Don’t feel guilty for having ‘you time’

Being a mother of three small boys (5, 3 and 8 months), any time I wasn’t at work or looking after them I felt guilty as I started to take the odd hour to myself. Yet spending an hour paddle boarding or running made the world of difference to my mood and my ability to cope at home. Now I just enjoy ‘my time’ whenever I can! Seize every opportunity.

Submitted by Lucinda Lyne.

Have a bit of faith in yourself…

So often I see and hear women beating themselves down: ‘I’ll never be ready to attend that training’, ‘I won’t be able to keep up’, ‘I’m really sorry if this isn’t an appropriate comment to make …’.

Men don’t have these worries. They see the world as theirs to take and they take it. If we want equality we have to do that. We have to see the opportunities put in front of us and back ourselves to take them. We are skilled, we have things to offer, our contributions are valid, and we’ll almost definitely be able to keep up! We need to start backing ourselves and putting ourselves out there. Women now make up 47% of participants in outdoor and extreme recreation, we need to start actually occupying that space!

Submitted by Nicola Carmen – follow her on Instagram.

Spend time outside alone

I recently went on a two week hiking/camping holiday alone. I can’t recommend it enough.

Submitted by an anonymous but wonderful woman in adventure.

Spend time together!

My husband is my favourite climbing partner. Period. BUT, the times I spend working climbs and going on climbing trips with just women have been inspiring and empowering. Spend time with women. Empower and encourage them to do their best. I believe this makes us stronger and happier!

Submitted by an anonymous but wonderful woman in adventure.

Keep going

If something scares you, definitely try it. That’s how I got really into kayaking and climbing. That’s how I got better at snowboarding. And if you fail, keep going. The outdoors are an incredible place to play, but sometimes training can be harsh and it has to be harsh, so you can explore the wild safely and knowing as much as you can, to enjoy being outside.

Submitted by an anonymous but wonderful woman in adventure.

For the enjoyment

Why do we get into the outdoors?

There maybe a list of reasons but usually the biggest one is for the enjoyment. Yet somehow, after some time we seem to forget that. It becomes about how hard we can push ourselves, how high we can climb or how hard we can paddle and due to that, our enjoyment can be lost. The outdoors is not about testing and comparing, but about the freedom and adventure we can find there. I’m not saying we should never try hard, just that we need to be enjoying the time spent out there too. So if you’re feeling a bit blue about your sport, just go have fun for a bit, try a new activity or have a play on something a bit easier with your friends and jog your memory as to why you got into the outdoors in the first place- to have fun.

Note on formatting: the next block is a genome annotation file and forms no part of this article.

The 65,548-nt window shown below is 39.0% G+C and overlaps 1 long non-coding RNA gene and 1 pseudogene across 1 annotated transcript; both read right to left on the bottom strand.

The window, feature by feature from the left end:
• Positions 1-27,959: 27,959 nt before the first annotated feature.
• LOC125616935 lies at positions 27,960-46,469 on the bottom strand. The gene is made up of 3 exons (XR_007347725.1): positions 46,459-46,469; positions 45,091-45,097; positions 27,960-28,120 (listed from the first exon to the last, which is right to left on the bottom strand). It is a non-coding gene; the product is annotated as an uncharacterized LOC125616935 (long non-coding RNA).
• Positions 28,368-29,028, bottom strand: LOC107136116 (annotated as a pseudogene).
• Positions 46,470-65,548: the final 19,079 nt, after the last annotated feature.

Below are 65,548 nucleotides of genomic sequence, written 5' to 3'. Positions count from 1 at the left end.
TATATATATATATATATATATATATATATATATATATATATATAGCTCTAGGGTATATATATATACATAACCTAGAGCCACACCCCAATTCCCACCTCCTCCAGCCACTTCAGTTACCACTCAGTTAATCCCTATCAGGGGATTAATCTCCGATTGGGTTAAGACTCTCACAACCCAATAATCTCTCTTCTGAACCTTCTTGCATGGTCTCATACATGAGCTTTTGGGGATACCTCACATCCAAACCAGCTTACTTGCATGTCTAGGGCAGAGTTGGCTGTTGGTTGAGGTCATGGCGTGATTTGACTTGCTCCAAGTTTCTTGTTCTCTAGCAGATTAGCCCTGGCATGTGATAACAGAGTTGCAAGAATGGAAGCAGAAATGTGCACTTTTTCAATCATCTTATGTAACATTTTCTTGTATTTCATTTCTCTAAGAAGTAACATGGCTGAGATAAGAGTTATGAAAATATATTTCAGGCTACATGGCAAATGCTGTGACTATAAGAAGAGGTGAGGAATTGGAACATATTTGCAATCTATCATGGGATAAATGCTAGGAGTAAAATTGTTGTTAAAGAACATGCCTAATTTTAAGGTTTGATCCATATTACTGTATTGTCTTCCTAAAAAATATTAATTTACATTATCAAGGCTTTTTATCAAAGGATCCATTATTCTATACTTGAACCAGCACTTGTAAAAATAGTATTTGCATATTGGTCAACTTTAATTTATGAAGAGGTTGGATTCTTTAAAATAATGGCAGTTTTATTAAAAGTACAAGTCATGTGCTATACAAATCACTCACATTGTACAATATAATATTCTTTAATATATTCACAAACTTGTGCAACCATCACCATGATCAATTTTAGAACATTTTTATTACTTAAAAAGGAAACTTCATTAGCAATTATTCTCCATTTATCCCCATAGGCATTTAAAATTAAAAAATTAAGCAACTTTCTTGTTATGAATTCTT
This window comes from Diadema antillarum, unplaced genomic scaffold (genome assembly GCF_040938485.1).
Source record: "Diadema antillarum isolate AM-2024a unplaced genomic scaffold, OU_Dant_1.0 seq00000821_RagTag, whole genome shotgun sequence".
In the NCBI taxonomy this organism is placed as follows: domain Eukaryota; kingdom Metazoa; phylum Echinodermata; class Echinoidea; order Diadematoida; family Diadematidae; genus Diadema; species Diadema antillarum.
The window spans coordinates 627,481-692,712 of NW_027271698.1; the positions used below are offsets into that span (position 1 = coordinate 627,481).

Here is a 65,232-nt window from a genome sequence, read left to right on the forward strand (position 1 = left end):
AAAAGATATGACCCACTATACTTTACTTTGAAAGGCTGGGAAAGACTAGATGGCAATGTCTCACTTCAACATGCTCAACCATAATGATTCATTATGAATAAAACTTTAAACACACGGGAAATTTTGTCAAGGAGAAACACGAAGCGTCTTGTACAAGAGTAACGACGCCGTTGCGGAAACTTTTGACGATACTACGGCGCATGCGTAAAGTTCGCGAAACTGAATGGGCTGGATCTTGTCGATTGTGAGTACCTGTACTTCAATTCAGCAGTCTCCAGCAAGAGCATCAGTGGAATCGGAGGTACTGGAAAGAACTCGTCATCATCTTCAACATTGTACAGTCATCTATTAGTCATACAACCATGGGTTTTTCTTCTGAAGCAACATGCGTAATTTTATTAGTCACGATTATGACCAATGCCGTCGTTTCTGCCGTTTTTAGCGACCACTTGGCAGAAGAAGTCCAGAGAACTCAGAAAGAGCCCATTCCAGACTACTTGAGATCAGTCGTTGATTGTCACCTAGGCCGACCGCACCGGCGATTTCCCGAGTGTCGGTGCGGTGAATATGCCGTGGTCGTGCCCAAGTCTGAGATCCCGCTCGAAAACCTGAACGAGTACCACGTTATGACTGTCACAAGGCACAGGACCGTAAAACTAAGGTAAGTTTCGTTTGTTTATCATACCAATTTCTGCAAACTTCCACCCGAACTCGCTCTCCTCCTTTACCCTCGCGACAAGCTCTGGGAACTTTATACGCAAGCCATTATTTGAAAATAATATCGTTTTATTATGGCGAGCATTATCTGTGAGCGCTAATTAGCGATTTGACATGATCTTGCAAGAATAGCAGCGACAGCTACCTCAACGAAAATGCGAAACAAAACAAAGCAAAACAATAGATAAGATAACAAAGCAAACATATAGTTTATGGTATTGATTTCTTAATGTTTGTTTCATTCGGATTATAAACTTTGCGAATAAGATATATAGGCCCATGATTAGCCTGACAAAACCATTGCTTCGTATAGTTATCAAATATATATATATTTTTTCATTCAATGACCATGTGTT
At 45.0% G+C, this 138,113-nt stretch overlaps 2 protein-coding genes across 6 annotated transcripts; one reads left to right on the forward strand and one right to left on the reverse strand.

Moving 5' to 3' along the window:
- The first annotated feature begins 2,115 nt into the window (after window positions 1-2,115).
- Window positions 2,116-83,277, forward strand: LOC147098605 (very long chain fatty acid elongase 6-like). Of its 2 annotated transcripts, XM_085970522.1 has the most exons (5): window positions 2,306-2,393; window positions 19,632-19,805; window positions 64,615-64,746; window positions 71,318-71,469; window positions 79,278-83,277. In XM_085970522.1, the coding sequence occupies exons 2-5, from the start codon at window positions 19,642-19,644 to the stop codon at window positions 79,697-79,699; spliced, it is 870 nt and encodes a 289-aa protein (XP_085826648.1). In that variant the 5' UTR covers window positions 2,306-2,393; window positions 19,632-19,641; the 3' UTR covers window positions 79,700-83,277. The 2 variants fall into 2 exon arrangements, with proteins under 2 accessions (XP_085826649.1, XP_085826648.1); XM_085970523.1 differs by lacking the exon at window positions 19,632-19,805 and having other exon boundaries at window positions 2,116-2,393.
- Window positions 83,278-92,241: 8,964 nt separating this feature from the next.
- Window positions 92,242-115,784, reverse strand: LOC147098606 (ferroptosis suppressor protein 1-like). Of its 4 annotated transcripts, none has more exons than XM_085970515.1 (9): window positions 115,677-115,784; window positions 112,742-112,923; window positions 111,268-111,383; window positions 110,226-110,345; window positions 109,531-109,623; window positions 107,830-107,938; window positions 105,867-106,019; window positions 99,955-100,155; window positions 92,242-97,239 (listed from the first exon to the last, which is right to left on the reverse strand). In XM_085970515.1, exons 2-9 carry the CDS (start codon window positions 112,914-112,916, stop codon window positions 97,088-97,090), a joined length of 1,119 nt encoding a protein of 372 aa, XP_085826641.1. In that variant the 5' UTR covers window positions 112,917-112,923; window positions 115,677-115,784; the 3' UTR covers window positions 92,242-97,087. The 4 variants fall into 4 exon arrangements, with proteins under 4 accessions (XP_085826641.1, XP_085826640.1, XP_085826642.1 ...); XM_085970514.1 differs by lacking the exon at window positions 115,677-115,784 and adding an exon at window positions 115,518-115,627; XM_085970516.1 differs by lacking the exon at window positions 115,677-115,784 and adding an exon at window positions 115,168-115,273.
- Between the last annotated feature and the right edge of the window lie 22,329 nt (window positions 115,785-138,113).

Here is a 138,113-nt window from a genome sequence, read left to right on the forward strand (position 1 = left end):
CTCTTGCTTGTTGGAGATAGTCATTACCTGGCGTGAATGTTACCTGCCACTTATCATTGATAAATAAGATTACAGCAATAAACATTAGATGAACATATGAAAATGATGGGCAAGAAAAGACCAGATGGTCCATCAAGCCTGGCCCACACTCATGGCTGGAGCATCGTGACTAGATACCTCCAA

Submitted by an anonymous but wonderful woman in adventure.

On Adventure and Mental Health

First of all, no matter who you are or what you are doing, I want to say that you are amazing and that you’re doing so well. But to those who are suffering from mental illness in particular or who are supporting those that are, please, please remember, that to admit it and to feel comfortable enough to be able to talk about it openly is incredible and extremely important – and I hope you feel like you can continue to do so. You’re doing the right things, you just need to keep going. It does help. I promise.

I suffer from bipolar, and along with that comes anxiety and a whole host of other problems. I realised early on that no one else will have the answers for you – it’s different for everyone and we all cope in different ways and the best thing I can say to you, if you are reading this and looking for help or advice, is that you just need to be kind to your self (and patient), and find the ways which help you most. And yes, I’m afraid that means experimenting.

It has taken me years until I have found some of the things that help me cope. I’m sure these will change throughout my life and I know that they still don’t ‘cure” me because my illness can be very physical at times. However, along the lines of being kind to yourself, I find that the bottom line with me is that I need to be honest. Not just with myself, but with the people around me too.

I love planning big adventures like a two-week climbing trip to Jordan back in April. But I also know that certain situations can make me extremely tired, and sometimes, in particular, those situations can include social ones. So I know that there are times where I just can’t deal with people, times where I just can’t go outside, and times where I will be just too tired to get out of bed and do basic things.

So I try to plan contingency breaks as well, and I’ve become a lot better with saying to my partner or the people that I’m with, simply: ‘look guys, I can’t do this right now’, or: ‘I’m getting really tired, I need to take a break’. And I don’t think I’ve ever really encountered a moment where anyone has not tried to help and make sure that I’m ok, to the point where I get asked now – whether I feel up to going outside today or whether I feel up to being sociable today. And that’s a really lovely thing to have; that they may not understand what I’m feeling or what I’m going through, but they understand what might help or make me feel better.